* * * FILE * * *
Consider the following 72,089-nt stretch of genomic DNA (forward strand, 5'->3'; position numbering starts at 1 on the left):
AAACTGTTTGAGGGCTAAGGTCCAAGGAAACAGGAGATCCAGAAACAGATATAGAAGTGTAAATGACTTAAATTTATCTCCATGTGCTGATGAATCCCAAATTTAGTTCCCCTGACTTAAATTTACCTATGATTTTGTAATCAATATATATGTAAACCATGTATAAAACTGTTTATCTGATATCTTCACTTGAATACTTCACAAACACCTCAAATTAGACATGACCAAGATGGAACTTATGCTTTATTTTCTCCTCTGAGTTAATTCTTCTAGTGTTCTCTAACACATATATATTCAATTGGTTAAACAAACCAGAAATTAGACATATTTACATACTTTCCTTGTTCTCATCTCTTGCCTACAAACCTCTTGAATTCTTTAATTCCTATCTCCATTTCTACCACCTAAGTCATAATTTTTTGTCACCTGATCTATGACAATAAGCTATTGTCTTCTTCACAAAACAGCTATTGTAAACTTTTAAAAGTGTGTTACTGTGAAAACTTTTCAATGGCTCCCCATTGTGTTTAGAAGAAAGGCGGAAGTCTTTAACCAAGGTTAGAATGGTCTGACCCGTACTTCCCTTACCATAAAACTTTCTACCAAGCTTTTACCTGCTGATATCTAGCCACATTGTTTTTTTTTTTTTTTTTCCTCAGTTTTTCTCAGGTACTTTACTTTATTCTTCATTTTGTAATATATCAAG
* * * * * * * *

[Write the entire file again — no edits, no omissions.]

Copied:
Consider the following 72,089-nt stretch of genomic DNA (forward strand, 5'->3'; position numbering starts at 1 on the left):
AAACTGTTTGAGGGCTAAGGTCCAAGGAAACAGGAGATCCAGAAACAGATATAGAAGTGTAAATGACTTAAATTTATCTCCATGTGCTGATGAATCCCAAATTTAGTTCCCCTGACTTAAATTTACCTATGATTTTGTAATCAATATATATGTAAACCATGTATAAAACTGTTTATCTGATATCTTCACTTGAATACTTCACAAACACCTCAAATTAGACATGACCAAGATGGAACTTATGCTTTATTTTCTCCTCTGAGTTAATTCTTCTAGTGTTCTCTAACACATATATATTCAATTGGTTAAACAAACCAGAAATTAGACATATTTACATACTTTCCTTGTTCTCATCTCTTGCCTACAAACCTCTTGAATTCTTTAATTCCTATCTCCATTTCTACCACCTAAGTCATAATTTTTTGTCACCTGATCTATGACAATAAGCTATTGTCTTCTTCACAAAACAGCTATTGTAAACTTTTAAAAGTGTGTTACTGTGAAAACTTTTCAATGGCTCCCCATTGTGTTTAGAAGAAAGGCGGAAGTCTTTAACCAAGGTTAGAATGGTCTGACCCGTACTTCCCTTACCATAAAACTTTCTACCAAGCTTTTACCTGCTGATATCTAGCCACATTGTTTTTTTTTTTTTTTTTCCTCAGTTTTTCTCAGGTACTTTACTTTATTCTTCATTTTGTAATATATCAAG